Graphics card watchers have been on tenterhooks waiting for the first glimpse of AMD's new HD 8000 series. The 7790 clearly isn't that. What it is, though, is a cunning twist on the existing 7000 cards, and one that offers strong competition to nVidia's price-conscious 650 range.
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The launch of the new Boost has rather stolen AMD's thunder though, and it's a shame that the company couldn't have released the 7790 a few months earlier.
There's nothing particularly radical about the 7790, although it does play host to a new processing chip, codenamed Bonaire, a smaller and more compact take on the Cape Verde.
Given the model name, the most obvious point of comparison would be the Radeon HD 7770. And it's true that there are many similarities. In some areas, though, the 7790 even approaches the pricier 7850 in specifications.
Asus AMD Radeon HD 7790 DirectCU II OC: Specifications
In their factory-specified versions, both the AMD Radeon HD 7770 and 7790 offer the same 1GHz core-clock speed, although Asus has added a tiny 75Hz boost. This isn't a massive difference, but is complemented by an increase in texture units - from 40 on the 7770 to 56 here. That adds up to a texture fill rate of 60.2GTps, a more than 50% increase on the 40GTps of the 7770.
It still leaves it a distance behind the 70.3GTps of nVidia’s GTX 650 Ti Boost, though.
The Asus 7790's memory-clock speed of 1600MHz (itself a 100MHz increase on the factory-specified 7790) gives it a massive advantage over the 1125MHz of the standard 7770. Take into account the GDDR5 memory, and the effective figure of 6.4GHz is a huge jump on the 7770's 4.5GHz. It even beats the 650 Ti Boost's figure of 6008MHz.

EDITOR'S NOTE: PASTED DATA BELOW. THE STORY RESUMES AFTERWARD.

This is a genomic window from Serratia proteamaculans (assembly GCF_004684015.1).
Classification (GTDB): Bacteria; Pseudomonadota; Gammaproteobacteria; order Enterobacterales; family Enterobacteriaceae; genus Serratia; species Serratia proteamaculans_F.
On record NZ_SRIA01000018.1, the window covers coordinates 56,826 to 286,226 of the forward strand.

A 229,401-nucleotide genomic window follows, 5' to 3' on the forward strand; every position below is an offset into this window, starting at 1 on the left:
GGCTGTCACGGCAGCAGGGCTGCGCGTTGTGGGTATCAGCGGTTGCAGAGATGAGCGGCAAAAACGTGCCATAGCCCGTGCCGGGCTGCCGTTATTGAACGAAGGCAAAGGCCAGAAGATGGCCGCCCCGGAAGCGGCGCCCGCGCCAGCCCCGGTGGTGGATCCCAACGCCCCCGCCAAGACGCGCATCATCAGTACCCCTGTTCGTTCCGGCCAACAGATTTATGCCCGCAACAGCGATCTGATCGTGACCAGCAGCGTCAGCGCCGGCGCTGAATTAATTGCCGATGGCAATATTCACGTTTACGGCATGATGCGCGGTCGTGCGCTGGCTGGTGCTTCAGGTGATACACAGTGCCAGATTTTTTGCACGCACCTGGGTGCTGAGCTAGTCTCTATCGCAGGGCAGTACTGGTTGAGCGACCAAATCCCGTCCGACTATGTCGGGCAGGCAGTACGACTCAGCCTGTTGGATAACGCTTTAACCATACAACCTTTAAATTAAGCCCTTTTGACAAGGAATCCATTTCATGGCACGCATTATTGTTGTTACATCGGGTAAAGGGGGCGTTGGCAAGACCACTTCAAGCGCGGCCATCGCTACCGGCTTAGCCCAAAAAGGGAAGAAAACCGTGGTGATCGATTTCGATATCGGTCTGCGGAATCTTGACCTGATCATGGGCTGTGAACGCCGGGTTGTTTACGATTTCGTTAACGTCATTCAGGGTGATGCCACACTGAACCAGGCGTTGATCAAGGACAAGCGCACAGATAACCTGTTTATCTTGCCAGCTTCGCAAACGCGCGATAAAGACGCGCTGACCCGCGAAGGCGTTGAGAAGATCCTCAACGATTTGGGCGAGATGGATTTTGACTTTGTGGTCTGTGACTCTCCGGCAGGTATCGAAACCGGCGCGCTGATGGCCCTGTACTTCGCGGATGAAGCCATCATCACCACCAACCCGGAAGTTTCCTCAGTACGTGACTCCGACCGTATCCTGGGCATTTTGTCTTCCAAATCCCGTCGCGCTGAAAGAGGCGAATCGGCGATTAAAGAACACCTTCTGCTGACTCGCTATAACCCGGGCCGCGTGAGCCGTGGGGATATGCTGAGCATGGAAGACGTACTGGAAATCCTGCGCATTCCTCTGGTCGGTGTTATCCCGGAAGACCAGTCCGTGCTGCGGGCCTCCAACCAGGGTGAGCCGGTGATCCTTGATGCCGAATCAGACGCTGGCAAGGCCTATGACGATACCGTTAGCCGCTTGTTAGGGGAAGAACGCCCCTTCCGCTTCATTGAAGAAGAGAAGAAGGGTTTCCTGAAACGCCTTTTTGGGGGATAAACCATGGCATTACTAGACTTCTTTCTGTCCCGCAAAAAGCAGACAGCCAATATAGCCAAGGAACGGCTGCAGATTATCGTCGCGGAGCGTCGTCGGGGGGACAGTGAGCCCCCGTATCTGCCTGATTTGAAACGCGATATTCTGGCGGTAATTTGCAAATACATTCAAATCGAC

However, while nVidia was smart enough to kit out the Boost with an expanded 192-bit memory bus, the 7790 is saddled with the same 128-bit version as the lowly 7770. This is quite a significant move, as low memory bandwidth tends to choke much the potential speed of these lower-priced cards.
The 7790's bandwidth figure of 102.4GBps is impressive compared to the 72GBps of the standard 7770. However, it pales when set against the 650 Ti Boost's massive 144.2GBps.
There are some spec-chasing victories elsewhere for the 7790, and its healthy complement of 896 shader cores is significantly better than the 768 of the 650 Ti Boost (or the mere 640 of the 7770); but it remains to be seen how costly that 128-bit memory interface proves.
The 7790 is pleasingly light on power. Its 85W TDP is nearly 50W below the 650 Ti Boost's figure of 134W. In real-world testing, we measured the difference at around 38W, but the 7790 is certainly low in power requirements and noise output.
Asus AMD Radeon HD 7790 DirectCU II OC: Performance
In performance, the bottlenecks proved a little too much for even the tuned-up Asus AMD Radeon HD 7790 DirectCU II OC 7790, as it remains several frames behind the GTX 650 Ti Boost in most areas.
In Crysis 2 it produces figures of 26.6 and 18.9fps at the largest display sizes (1900 x 1200 and 2560 x 1600). These results were almost three frames ahead of the Radeon 7770's, but the 650 Ti Boost was significantly ahead again, on 30.5 and 21.1fps respectively.
Move onto an easier set of tests, and the gap only increases. In Stalker: Call of Pripyat, for instance, the 7790's figures of 54.6 and 29.8fps were a long way adrift of the 650 Ti Boost's 65.9 and 41.3fps.
The gap was marginally closer in Battleforge (where 51.5 and 28.0fps for the 7790 go up against the Boost's numbers of 59.8 and 37.1fps), but it’s still sizeable.